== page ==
The very first impetus for this music, Pack writes, was an 1827 performance of Shakespeare’s play in Paris. Berlioz received a sudden and unexpected revelation which overwhelmed him. Only 24 years old at the time, he found in Shakespeare a kindred soul whose passion, freedom and flexibility of expression matched his own. For him Shakespeare became (quote) “the closest thing to a god that existed.”

Berlioz also became fixated on the attractive Irish actress who played Juliet. This resulted in a long and, for a time, fruitless courtship which produced, together with lots of angst, the Symphonie Fantastique. But the two did finally marry, which turned out not to have been such a great idea after all. According to Berlioz, his wife became (quote) “a jealous untamable shrew” who took to drinking as their marriage fell apart.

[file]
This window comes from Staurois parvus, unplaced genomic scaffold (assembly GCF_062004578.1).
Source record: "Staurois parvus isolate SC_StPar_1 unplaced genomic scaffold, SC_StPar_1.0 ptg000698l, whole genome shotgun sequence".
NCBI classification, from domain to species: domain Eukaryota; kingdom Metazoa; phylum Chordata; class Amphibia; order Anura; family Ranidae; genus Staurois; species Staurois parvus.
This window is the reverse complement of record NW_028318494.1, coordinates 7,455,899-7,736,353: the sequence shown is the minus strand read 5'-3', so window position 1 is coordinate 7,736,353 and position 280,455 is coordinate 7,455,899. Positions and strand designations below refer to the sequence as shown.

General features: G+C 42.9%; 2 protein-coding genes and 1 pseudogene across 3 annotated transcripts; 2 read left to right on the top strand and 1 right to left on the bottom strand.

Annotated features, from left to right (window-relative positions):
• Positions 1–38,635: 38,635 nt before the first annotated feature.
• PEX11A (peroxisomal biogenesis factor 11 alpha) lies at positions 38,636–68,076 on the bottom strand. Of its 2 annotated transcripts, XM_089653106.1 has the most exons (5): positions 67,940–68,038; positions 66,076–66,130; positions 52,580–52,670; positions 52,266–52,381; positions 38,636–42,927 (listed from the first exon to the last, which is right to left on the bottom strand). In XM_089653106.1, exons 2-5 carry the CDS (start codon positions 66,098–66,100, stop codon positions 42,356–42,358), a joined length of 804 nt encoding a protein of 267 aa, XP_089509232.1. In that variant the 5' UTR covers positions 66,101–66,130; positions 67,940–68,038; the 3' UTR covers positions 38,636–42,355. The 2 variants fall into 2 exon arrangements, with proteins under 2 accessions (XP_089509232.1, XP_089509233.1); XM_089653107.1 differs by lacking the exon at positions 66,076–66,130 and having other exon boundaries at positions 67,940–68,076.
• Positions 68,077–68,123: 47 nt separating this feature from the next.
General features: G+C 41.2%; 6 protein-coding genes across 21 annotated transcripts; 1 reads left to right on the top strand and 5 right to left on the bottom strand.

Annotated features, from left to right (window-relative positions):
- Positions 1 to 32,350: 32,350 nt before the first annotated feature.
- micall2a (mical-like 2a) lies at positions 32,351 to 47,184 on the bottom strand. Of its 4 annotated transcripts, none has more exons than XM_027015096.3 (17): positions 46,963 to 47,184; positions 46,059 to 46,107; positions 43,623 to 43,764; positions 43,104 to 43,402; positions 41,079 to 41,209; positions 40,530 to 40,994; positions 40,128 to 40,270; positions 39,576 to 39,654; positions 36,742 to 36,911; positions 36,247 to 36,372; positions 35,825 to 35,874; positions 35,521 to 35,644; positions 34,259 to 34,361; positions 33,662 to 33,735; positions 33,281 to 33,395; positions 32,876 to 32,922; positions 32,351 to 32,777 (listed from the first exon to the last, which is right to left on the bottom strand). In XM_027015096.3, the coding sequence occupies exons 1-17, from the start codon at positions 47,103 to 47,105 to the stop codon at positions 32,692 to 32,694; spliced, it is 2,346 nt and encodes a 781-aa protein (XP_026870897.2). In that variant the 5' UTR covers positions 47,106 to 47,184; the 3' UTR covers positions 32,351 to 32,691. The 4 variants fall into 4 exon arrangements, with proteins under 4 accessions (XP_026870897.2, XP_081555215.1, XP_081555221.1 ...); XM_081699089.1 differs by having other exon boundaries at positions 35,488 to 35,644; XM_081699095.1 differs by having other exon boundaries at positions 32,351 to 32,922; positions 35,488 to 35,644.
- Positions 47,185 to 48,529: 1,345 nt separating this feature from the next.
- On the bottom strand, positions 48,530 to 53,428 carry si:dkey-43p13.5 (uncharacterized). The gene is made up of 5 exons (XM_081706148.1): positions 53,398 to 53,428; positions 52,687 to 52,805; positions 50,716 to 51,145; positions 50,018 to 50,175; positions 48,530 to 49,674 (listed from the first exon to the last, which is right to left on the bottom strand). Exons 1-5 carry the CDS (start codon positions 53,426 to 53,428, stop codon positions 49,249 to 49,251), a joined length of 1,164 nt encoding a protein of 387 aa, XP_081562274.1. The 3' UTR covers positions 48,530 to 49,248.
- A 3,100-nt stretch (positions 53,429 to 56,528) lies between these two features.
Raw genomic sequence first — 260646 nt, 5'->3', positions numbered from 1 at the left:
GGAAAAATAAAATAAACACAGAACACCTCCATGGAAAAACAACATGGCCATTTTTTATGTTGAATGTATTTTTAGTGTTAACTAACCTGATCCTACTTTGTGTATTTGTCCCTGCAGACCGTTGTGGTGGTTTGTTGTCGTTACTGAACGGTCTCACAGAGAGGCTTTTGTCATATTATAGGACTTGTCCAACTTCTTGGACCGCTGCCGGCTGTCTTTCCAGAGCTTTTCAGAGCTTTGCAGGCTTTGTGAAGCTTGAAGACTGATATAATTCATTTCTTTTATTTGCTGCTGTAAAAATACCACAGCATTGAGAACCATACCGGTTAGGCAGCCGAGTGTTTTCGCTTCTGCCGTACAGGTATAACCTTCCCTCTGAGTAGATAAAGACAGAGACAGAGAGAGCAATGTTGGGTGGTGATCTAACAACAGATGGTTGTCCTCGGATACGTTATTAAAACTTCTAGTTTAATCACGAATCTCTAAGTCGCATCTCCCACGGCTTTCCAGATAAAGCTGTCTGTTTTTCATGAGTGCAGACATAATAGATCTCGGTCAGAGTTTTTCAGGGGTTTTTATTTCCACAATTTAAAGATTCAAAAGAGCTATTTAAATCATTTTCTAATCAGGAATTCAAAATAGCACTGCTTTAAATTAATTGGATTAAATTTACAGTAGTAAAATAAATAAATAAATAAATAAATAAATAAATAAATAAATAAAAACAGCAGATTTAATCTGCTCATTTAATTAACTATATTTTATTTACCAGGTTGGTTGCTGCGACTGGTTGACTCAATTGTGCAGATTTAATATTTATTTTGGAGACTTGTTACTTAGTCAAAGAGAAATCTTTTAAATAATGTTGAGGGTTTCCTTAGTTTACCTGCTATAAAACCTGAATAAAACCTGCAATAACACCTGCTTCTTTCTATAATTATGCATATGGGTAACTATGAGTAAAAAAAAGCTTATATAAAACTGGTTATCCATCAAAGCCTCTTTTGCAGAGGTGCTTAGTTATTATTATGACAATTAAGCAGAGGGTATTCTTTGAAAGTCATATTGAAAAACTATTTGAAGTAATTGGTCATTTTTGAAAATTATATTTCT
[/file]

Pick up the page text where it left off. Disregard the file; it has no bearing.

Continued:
Nevertheless, Berlioz remained interested in the story of Romeo and Juliet and finally began serious work on his dramatic symphony five years after his marriage failed. He produced a vast work for orchestra, chorus and vocal soloists.

Let’s listen to the famous love scene now as performed by the Oregon Symphony conducted by James DePreist.

MUSIC: Berlioz: Love Scene from Romeo et Juliette performed by the Oregon Symphony conducted by James DePreist [Delos DE 3369, track 2]

The “Love Scene” from Romeo et Juliette by Hector Berlioz. The Oregon Symphony was conducted by James DePreist.

While Shakespeare’s play inspired a dramatic symphony from Berlioz, Prokofiev responded to the same source material with a ballet. Guess what he called it?